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The Law Blogger is a law-related blog that informs and discusses current matters of legal interest to readers of The Oakland Press and to consumers of legal services in the community. We hope readers will  find it entertaining but also informative. The Law Blogger does not, however, impart legal advice, as only attorneys are licensed to provide legal counsel.
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Friday, October 11, 2013

Facebook Perjury

By:  Timothy P. Flynn

Tampering with digital evidence in a criminal trial can get you into big trouble.  Although rare, a perjury charge often carries a higher potential prison term than the underlying crime.

Last summer in Traverse City, a woman testified on behalf of her boyfriend at his child abuse trial.  The victim in the boyfriend's criminal case was the woman's teenage son.

Problems arose in the TC household when the woman's boyfriend tossed the teen out of the woman's home.  When the boy returned a short time later to retrieve some of his personalty, a physical confrontation between the teenager and the boyfriend ensued [we've seen this movie before], resulting in criminal charges of 4th degree child abuse.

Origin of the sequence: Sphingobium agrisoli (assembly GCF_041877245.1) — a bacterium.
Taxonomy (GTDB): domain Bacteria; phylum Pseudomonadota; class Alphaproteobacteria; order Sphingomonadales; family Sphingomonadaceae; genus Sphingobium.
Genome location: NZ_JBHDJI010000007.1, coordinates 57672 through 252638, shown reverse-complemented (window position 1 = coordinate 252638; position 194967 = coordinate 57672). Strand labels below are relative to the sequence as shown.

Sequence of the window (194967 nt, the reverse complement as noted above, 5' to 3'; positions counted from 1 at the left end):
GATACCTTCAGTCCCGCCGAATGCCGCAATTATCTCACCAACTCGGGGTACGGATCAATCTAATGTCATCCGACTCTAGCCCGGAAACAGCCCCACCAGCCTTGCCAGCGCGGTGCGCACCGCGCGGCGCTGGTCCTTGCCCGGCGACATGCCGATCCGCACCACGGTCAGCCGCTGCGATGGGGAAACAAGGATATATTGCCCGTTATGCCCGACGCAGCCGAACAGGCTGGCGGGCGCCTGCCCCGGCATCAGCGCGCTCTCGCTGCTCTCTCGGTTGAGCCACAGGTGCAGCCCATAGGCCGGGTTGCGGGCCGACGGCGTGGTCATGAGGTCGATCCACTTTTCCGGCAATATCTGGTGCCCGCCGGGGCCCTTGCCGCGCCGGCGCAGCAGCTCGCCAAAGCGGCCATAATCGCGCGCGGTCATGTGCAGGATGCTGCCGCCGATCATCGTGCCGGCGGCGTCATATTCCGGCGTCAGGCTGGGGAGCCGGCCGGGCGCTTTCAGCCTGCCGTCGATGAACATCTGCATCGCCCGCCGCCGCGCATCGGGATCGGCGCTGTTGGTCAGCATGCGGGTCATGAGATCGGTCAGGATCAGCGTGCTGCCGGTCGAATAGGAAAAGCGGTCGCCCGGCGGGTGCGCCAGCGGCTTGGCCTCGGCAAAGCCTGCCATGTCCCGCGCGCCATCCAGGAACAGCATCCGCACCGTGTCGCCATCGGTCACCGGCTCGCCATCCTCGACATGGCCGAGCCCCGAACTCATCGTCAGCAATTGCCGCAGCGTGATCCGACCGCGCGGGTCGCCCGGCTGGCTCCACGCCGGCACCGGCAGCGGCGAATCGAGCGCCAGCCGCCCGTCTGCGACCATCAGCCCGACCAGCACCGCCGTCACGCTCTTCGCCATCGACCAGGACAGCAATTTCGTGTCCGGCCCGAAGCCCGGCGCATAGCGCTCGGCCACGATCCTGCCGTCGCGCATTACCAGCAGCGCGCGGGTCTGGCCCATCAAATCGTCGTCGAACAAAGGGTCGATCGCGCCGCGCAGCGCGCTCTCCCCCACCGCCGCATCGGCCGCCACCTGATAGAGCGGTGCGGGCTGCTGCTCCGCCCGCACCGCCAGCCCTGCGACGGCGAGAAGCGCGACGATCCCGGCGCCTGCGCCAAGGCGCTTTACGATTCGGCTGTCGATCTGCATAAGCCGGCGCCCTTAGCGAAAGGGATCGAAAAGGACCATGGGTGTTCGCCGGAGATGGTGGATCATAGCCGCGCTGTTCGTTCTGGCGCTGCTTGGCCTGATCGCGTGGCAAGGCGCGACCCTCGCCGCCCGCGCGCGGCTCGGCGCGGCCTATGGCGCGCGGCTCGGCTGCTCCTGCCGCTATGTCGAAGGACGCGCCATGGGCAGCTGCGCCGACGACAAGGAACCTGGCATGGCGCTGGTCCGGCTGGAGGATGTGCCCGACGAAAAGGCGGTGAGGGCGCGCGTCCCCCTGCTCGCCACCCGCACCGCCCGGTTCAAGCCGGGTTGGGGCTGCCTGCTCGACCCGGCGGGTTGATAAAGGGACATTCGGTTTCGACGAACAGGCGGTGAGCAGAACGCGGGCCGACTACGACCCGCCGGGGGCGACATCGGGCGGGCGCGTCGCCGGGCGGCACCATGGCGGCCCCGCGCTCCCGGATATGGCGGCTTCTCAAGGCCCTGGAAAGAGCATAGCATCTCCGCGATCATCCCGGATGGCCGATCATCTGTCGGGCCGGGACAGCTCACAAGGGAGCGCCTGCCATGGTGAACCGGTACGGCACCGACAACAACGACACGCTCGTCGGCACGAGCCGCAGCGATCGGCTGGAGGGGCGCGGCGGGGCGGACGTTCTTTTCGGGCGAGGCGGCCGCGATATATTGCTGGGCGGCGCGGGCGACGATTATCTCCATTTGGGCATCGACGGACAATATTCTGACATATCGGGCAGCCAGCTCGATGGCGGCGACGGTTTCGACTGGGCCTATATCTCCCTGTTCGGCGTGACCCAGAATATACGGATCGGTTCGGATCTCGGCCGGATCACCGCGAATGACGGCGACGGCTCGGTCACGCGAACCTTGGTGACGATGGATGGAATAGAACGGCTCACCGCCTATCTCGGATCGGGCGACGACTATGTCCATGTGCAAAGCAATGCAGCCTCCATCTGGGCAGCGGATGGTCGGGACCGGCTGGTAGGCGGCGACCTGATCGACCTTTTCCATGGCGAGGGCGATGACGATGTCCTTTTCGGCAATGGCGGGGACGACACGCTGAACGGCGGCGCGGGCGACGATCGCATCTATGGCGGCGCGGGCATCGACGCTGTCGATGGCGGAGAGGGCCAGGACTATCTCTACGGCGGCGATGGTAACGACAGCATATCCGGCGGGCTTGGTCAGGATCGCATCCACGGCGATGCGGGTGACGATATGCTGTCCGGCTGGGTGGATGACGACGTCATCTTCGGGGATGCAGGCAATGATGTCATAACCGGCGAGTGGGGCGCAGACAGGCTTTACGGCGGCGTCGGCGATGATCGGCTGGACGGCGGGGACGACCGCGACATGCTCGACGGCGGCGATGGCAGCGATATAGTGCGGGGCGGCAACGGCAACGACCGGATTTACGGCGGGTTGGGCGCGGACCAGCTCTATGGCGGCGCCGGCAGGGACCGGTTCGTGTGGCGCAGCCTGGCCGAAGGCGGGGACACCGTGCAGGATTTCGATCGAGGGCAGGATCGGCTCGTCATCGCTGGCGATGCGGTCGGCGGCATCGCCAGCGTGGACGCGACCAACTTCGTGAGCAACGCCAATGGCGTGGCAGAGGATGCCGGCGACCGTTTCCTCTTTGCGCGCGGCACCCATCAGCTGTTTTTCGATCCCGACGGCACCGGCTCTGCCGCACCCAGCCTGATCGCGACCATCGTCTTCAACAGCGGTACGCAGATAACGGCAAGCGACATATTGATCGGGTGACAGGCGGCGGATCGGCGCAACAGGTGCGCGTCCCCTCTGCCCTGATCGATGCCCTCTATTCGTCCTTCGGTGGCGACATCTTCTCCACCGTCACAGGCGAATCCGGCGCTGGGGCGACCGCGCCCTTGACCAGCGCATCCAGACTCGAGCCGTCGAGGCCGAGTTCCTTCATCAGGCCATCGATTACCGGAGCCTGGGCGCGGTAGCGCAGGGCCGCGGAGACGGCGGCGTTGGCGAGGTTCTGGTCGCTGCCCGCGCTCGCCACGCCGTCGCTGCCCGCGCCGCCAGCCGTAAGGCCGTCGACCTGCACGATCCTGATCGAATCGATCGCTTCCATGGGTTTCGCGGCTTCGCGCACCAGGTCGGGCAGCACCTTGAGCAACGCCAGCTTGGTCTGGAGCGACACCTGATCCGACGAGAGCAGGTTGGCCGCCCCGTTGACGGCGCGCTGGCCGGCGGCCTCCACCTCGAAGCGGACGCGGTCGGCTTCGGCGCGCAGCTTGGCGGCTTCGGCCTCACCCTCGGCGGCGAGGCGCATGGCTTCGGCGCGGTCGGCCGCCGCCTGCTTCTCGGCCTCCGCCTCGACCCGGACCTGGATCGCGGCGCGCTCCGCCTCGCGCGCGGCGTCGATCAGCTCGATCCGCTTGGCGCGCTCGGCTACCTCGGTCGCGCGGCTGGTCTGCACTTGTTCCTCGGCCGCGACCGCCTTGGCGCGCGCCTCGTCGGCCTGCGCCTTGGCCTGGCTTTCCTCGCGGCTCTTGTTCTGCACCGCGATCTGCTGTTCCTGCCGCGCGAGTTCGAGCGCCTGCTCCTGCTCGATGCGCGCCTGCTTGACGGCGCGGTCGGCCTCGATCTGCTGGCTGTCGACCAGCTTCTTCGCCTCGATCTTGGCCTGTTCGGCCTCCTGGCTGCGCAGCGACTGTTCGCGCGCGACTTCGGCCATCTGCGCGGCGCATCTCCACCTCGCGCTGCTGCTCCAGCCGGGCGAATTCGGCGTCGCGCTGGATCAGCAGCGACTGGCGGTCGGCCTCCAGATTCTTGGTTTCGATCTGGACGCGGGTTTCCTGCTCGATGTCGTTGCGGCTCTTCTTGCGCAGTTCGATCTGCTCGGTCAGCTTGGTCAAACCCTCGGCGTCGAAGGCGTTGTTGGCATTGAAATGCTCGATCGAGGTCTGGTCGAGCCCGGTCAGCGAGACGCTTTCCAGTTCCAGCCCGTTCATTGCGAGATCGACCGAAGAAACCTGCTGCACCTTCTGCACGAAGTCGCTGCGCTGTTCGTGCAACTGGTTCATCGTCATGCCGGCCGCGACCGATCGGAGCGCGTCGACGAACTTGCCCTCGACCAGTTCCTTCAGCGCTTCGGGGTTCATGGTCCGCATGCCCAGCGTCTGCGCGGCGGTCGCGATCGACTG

At the man's trial, the Mom brought printouts of her son's Facebook page and testified that her son was actually engaged in a FB conversation at the time of the alleged beat-down.  The prosecutor wasn't buying it, and questioned the witness about whether she had altered the documents she brought into court in any manner.

When the Mom responded "no" to the prosecutor's line of questions, the proffered evidence was subjected to a forensic examination which revealed that the computer's time zone setting was altered to line-up the FB posts with the time of the beating.  A simple but effective "gotcha" moment that prosecutors live for.

Apparently, this woman must now answer to a felony warrant for perjury and tampering with evidence.  The woman's exposure in her criminal case is 15-years in prison; a much steeper penalty than the one faced by her violent boyfriend.

This case illustrates the principle that, when digital evidence is involved, every key stroke can be verified.  Perjury is rarely charged due to the inherent difficulties with proofs.  In this case, however, the digital evidence supports the charges, and the accused does not garner any sympathy; at least not from us over here at the Law Blogger.

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1 Comments:

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December 18, 2013 at 9:58 PM 

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